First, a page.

David Hungate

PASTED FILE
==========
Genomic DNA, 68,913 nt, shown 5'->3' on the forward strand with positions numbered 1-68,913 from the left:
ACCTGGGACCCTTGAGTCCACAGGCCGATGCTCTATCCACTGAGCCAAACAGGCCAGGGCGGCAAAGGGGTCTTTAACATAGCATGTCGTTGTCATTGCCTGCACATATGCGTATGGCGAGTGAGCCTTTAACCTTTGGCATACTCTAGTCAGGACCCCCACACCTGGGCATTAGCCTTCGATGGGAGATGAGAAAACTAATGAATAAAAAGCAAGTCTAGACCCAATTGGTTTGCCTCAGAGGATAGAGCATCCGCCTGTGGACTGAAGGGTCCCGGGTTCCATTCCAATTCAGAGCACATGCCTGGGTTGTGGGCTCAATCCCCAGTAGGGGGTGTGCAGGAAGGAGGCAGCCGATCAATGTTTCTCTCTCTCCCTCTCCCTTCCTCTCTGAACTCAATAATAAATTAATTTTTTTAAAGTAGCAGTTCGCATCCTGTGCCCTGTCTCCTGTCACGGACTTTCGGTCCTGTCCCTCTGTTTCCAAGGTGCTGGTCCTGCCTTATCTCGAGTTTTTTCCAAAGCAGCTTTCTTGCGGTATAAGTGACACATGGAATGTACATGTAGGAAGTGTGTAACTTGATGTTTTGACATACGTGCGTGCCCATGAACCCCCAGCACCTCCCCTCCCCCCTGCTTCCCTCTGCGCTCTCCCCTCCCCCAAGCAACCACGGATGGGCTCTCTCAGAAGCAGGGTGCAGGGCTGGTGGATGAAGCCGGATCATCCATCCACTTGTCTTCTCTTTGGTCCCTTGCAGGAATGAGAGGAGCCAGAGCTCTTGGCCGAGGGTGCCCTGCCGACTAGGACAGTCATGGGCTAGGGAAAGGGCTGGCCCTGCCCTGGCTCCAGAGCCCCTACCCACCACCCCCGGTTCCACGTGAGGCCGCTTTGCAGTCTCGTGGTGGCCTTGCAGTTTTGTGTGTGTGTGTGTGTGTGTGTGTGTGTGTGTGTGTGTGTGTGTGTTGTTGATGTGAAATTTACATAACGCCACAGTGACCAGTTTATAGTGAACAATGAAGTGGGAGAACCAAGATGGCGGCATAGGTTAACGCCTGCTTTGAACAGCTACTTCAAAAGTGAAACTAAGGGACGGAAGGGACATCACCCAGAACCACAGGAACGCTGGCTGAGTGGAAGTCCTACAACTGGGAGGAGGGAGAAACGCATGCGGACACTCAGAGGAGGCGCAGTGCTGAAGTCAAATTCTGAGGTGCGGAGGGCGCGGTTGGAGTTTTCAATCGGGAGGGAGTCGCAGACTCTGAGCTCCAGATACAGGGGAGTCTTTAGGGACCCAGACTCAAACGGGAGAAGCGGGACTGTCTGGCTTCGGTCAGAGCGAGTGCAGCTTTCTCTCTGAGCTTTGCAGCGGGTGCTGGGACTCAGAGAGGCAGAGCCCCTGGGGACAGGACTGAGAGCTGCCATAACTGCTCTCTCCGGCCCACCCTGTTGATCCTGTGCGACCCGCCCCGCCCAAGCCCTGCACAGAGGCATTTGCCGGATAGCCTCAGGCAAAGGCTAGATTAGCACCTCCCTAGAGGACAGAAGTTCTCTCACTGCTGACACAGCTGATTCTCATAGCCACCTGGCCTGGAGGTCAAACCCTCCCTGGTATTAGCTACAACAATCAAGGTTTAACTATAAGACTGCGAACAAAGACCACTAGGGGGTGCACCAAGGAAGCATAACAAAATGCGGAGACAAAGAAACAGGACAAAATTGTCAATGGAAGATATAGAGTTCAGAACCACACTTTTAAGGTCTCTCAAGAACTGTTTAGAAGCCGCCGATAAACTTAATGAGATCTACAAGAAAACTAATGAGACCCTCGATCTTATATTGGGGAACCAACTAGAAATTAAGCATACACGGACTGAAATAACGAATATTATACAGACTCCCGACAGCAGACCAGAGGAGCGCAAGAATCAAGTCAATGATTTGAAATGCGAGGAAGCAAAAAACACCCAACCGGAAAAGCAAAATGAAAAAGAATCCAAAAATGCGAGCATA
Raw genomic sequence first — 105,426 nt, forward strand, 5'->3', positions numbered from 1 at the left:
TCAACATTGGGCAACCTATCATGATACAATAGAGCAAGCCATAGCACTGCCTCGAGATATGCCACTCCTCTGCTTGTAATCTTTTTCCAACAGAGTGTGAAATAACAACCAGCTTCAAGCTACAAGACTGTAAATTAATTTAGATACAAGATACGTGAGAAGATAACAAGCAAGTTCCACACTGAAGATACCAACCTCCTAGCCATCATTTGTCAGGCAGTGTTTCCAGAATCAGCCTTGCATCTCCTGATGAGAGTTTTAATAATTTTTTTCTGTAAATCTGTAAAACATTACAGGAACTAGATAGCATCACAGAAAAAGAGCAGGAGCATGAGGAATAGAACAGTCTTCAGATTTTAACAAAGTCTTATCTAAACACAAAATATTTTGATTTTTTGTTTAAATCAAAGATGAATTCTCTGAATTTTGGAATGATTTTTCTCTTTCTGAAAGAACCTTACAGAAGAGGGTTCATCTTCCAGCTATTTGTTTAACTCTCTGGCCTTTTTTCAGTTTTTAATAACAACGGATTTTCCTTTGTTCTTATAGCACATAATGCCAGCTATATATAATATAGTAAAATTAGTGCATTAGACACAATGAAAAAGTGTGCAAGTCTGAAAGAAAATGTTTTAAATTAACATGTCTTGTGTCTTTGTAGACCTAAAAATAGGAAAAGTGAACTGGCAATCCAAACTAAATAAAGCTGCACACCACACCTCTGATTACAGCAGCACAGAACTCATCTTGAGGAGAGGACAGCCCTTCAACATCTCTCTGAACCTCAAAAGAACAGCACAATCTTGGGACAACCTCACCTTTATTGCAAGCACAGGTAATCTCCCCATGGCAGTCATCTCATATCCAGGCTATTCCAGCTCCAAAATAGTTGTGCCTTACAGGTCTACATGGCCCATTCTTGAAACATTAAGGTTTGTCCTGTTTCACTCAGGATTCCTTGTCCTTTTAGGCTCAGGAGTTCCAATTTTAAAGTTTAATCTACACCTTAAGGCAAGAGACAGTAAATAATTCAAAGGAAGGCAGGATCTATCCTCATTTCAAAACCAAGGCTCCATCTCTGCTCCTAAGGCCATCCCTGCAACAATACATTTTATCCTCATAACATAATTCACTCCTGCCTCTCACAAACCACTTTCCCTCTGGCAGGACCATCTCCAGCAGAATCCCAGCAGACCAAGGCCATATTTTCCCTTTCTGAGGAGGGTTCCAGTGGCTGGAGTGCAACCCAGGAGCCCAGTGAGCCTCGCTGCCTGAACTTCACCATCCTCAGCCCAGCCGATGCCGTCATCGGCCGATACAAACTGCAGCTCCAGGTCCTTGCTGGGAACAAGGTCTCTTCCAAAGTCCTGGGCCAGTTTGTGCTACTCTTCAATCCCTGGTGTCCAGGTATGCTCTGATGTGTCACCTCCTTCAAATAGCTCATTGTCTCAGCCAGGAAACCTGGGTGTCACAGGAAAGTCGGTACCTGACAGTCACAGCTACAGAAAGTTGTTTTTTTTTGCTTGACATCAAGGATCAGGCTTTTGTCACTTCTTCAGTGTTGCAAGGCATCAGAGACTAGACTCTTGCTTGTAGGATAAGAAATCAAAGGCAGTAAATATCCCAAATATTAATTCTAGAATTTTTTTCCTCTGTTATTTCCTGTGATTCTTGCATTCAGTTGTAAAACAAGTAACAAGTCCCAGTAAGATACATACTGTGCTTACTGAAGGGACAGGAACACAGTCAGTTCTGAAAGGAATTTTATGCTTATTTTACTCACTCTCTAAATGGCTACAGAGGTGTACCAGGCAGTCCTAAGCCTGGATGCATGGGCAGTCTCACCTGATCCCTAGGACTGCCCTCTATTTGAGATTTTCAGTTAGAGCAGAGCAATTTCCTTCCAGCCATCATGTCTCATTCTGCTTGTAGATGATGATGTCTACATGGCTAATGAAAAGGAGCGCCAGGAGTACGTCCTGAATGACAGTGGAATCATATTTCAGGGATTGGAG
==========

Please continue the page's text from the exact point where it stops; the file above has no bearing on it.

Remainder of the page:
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When former Toto bassist David Hungate decided to record an instrumental album in the early '90s, critics were bound to be skeptical. Toto, after all, was the sort of ultra-slick corporate rock outfit whom critics love to hate -- and critics assumed that if Hungate did something jazz-oriented, it would be the most vacuous, mind-numbing, Kenny G.-worshipping, Richard Elliott-loving stuff imaginable. But Souvenir, which was Hungate's first album as a leader, turned out to be a pleasant surprise. For the most part, this is a decent album of fusion and crossover pop-jazz. Pat Metheny, the Yellowjackets, and Weather Report are influences, and even though Souvenir isn't in a class with their best work, it is still respectable. Hungate's playing is lyrical and melodic (but not sappy or saccharine) on Jimi Hendrix's "Third Stone From the Sun" and reflective, pensive originals like "Morning Long Ago," "Dreamland," and "Lament" (not to be confused with the J.J. Johnson standard). Although Souvenir came out in 1994, it was probably recorded around 1990 or 1991, because Toto's Jeff Porcaro (who died in 1992) is among the drummers. The worst thing about this CD is the fact that the material tends to sound over-produced -- when you're dealing with any type of jazz (be it bop, fusion, swing, free jazz, or Dixieland), musicians are better served by spontaneity. Heavy production is fine for hip-hop and techno, but jazz (even pop-flavored jazz) is better off with less production and more improvisation. Nonetheless, Souvenir is much better than critics expected it to be. Critics assumed that Hungate was going to provide a big dose of mindless elevator music; instead, this generally worthwhile, if imperfect, outing indicated that the bassist had potential as a fusion/pop-jazz instrumentalist.

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